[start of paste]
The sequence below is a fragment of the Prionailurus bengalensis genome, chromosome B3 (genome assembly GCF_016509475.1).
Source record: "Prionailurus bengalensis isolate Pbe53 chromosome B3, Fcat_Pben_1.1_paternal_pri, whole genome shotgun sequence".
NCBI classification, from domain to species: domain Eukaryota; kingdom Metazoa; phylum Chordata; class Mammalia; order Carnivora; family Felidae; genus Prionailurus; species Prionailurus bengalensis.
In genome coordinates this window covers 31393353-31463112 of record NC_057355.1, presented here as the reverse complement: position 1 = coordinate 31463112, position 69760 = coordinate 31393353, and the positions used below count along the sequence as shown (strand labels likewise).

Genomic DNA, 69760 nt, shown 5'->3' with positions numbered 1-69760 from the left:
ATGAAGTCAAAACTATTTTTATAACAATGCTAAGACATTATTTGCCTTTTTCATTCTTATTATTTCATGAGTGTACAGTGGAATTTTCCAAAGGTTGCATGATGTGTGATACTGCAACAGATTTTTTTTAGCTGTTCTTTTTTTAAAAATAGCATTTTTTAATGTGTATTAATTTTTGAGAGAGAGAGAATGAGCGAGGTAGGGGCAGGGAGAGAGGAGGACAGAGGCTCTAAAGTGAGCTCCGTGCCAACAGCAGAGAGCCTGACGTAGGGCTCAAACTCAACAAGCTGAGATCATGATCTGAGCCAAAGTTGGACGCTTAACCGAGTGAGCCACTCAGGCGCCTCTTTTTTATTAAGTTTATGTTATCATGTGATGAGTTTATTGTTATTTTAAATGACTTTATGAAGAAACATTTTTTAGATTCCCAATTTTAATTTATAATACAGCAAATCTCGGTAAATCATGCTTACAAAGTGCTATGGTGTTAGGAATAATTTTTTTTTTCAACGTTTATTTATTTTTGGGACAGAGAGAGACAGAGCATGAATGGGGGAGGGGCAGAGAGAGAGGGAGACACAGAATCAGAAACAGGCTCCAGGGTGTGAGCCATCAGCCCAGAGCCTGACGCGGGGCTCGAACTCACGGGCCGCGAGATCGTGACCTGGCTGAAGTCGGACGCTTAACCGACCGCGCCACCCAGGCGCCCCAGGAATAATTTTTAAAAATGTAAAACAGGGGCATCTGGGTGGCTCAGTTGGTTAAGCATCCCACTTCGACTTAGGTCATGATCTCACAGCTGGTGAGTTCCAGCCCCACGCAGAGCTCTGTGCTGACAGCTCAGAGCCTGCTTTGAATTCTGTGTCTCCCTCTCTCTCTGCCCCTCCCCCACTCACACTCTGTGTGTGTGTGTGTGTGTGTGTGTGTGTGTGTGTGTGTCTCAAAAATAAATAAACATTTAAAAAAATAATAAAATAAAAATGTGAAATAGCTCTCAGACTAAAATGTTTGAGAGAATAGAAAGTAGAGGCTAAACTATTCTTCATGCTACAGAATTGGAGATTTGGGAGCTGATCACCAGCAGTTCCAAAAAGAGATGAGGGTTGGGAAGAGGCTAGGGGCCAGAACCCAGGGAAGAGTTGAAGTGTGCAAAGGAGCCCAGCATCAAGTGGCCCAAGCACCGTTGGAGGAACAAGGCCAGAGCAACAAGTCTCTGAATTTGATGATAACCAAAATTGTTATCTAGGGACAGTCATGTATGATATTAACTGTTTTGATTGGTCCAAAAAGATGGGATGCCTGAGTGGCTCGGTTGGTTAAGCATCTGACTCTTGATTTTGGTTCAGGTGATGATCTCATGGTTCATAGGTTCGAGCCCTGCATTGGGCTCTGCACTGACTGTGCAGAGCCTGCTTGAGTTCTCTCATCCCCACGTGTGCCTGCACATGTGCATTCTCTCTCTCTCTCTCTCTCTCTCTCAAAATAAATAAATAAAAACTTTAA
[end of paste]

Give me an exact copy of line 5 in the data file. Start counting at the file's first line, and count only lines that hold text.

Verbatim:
Genomic DNA, 69760 nt, shown 5'->3' with positions numbered 1-69760 from the left: